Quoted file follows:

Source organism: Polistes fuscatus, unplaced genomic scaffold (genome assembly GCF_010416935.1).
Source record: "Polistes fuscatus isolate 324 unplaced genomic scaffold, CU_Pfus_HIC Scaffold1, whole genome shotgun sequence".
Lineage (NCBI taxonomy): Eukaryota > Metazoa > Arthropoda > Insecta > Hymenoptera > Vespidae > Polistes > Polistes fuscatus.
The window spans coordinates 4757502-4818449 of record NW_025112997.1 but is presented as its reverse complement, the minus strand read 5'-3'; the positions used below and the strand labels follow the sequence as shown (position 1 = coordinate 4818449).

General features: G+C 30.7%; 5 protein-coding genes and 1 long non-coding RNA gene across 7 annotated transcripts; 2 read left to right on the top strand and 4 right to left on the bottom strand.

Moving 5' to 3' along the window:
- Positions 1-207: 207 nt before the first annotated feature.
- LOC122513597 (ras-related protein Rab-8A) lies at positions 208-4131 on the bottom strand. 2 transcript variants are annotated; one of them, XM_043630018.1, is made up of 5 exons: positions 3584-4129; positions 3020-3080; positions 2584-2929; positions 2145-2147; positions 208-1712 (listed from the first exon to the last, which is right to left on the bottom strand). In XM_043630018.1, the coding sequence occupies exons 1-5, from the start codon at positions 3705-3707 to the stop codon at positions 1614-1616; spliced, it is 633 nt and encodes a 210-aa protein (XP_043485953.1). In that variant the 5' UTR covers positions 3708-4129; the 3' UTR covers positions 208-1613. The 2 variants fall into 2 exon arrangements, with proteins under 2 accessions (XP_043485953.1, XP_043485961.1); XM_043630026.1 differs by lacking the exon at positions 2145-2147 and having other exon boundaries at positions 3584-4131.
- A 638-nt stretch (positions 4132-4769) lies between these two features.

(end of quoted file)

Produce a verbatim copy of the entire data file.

Source organism: Polistes fuscatus, unplaced genomic scaffold (genome assembly GCF_010416935.1).
Source record: "Polistes fuscatus isolate 324 unplaced genomic scaffold, CU_Pfus_HIC Scaffold1, whole genome shotgun sequence".
Lineage (NCBI taxonomy): Eukaryota > Metazoa > Arthropoda > Insecta > Hymenoptera > Vespidae > Polistes > Polistes fuscatus.
The window spans coordinates 4757502-4818449 of record NW_025112997.1 but is presented as its reverse complement, the minus strand read 5'-3'; the positions used below and the strand labels follow the sequence as shown (position 1 = coordinate 4818449).

General features: G+C 30.7%; 5 protein-coding genes and 1 long non-coding RNA gene across 7 annotated transcripts; 2 read left to right on the top strand and 4 right to left on the bottom strand.

Moving 5' to 3' along the window:
- Positions 1-207: 207 nt before the first annotated feature.
- LOC122513597 (ras-related protein Rab-8A) lies at positions 208-4131 on the bottom strand. 2 transcript variants are annotated; one of them, XM_043630018.1, is made up of 5 exons: positions 3584-4129; positions 3020-3080; positions 2584-2929; positions 2145-2147; positions 208-1712 (listed from the first exon to the last, which is right to left on the bottom strand). In XM_043630018.1, the coding sequence occupies exons 1-5, from the start codon at positions 3705-3707 to the stop codon at positions 1614-1616; spliced, it is 633 nt and encodes a 210-aa protein (XP_043485953.1). In that variant the 5' UTR covers positions 3708-4129; the 3' UTR covers positions 208-1613. The 2 variants fall into 2 exon arrangements, with proteins under 2 accessions (XP_043485953.1, XP_043485961.1); XM_043630026.1 differs by lacking the exon at positions 2145-2147 and having other exon boundaries at positions 3584-4131.
- A 638-nt stretch (positions 4132-4769) lies between these two features.